This is weird, I know, but I ALWAYS seem to enjoy books about death and funerals. I really liked Lisa Takeuchi Cullens's Remember Me: A Lively Tour of the New American Way of Death, and I loved Jessica Mitford's classic The American Way of Death. I know three books does not a whole lot of experience make, but I have this feeling I've read other books on the subject and am just not remembering them right now.

CurtainsJokinen is a Canadian author who takes some time off from his job in order to become an undertaker's apprentice; basically, helping out at a local funeral home business with such tasks as transporting bodies, assisting at embalmings, and just being a general all-around helper. I know, it sounds morbid, doesn't it? But it's really not. His personal reaction to the jobs he's given is interesting, his insight into his employer's funeral home business is fascinating, and his wider look at current trends in funeral services (including "green" burials and cremation, of course), especially as they become ever more separated from tradition and religion, is also really well done.*

I liked it for its non-sentimentality. Consider this job tip: "Summer at the Factory [Jokinen's name for the funeral home] means the smell of freshly turned earth from Brookside cemetery, and Zep bug spray, which Shannon uses to fog the dressing room to keep flies off the customers. 'The last thing you want is to open the casket and have a fly come out of someone's nose,' she says. Shannon's full of helpful hints. When threading a needle in the prep room, she says, resist the urge to put it in your mouth. Moisten the end with water from the sink. 'Never lick anything in a funeral home.'" (p. 75.)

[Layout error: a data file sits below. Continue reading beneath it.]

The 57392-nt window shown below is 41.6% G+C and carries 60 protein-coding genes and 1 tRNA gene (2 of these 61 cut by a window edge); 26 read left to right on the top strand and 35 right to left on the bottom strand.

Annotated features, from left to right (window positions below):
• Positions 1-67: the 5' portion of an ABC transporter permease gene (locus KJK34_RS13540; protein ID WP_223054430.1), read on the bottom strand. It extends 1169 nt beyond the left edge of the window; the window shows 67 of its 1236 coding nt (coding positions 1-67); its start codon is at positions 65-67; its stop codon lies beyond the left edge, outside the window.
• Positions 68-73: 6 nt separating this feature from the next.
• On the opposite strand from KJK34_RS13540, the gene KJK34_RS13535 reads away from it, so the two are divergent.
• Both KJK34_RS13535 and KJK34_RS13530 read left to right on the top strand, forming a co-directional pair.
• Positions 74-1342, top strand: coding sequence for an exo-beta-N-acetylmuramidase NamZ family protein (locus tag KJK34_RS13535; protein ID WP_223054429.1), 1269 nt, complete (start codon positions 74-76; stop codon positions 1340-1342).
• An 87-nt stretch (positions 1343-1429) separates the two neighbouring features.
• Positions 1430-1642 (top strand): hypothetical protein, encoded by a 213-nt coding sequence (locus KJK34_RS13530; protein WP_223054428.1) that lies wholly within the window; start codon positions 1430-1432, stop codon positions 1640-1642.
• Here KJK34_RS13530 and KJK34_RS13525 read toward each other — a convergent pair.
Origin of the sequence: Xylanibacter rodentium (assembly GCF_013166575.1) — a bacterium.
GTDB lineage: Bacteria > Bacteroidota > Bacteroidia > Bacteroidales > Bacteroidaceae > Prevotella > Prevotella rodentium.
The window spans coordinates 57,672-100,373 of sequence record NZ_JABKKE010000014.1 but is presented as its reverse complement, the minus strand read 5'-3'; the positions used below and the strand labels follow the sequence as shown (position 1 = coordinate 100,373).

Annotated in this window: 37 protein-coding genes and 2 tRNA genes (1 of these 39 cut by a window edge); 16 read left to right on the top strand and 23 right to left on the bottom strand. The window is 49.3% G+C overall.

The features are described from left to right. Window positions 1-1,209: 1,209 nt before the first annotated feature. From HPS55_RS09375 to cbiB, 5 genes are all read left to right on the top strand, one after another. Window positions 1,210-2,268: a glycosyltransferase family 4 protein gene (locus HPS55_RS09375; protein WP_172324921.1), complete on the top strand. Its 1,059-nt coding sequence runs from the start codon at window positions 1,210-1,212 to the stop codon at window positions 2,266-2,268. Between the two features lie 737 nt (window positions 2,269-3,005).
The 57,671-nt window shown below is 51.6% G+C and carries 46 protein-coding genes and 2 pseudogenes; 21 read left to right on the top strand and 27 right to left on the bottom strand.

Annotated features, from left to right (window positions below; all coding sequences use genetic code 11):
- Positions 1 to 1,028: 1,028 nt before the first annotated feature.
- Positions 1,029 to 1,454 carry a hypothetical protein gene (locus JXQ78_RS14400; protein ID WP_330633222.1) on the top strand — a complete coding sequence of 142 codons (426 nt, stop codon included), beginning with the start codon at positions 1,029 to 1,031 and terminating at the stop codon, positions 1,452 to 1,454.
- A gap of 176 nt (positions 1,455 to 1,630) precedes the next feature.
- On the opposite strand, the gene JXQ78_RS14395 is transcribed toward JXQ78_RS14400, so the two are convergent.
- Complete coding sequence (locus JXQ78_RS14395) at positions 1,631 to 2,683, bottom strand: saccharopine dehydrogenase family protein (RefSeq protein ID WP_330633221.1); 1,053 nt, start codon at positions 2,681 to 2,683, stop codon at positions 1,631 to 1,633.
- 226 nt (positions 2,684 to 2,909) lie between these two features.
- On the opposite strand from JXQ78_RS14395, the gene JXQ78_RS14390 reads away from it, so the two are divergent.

Now that's good advice. It's a great book--give it a try if you can handle the subject matter.

*Plus, he's Canadian, which means I love him by default. At one point he references the band Blue Rodeo, which is a great Canadian band, and one of my favorites, which made me feel very Canadian myself. Please, Canada, just adopt me already?


Both ends of the spectrum: Birth.

I have decided, eighty-nine pages into it, that preggers ladies should probably not be reading Jennifer Block's Pushed: The Painful Truth about Childbirth and Modern Maternity Care.

Pushed Which is a shame, because I've been finding that it's a really interesting book. There's some fascinating, FASCINATING, stuff in it about how many labors are induced (and for what reasons), how many c-sections are currently performed in America (and why), epidurals, "rushing" natural labor, and all sorts of other labor and medical history bits and bobs. It's my favorite type of medical nonfiction book--pretty detailed, offering historical context (the history on episiotomies, the different types of drugs used during labor, and forceps alone make this book worth it), and a bit questioning of the medical establishment. There's also a lot of interesting stuff about the dynamic between nurses (and midwives), who are often more open to letting labor start when it's going to start and take as long as it's going to take, and doctors, who tend to be a bit more into what they call "active management."

If you have a better attitude toward the medical establishment than I do, this may not be the book for you; it's a bit argumentative (you can tell that from the opening line of the publisher's description: "In the U.S., nearly half of all mothers are chemically induced into labor whether they want it or not; almost a third give birth via C-section." I've known loads of women who were most pleased with both their inductions and their epidurals, but this wouldn't be the type of book I'd probably suggest to them.

Weirdly, I think I'd like to get this book back when I'm not pregnant. It's an eye-opener, that's for sure--and I might even suggest it to go along with another interesting book on the subject, Peggy Vincent's Baby Catcher: Chronicles of a Modern Midwife.


Worth the whole month.

While I took my fiction reading vacation over the past month, I couldn't entirely neglect nonfiction (of course). Earlier I alluded to a nonfiction book that took me a month to read; the book in question was Suzanne Strempek Shea's Sundays in America: A Yearlong Road Trip In Search of Christian Faith.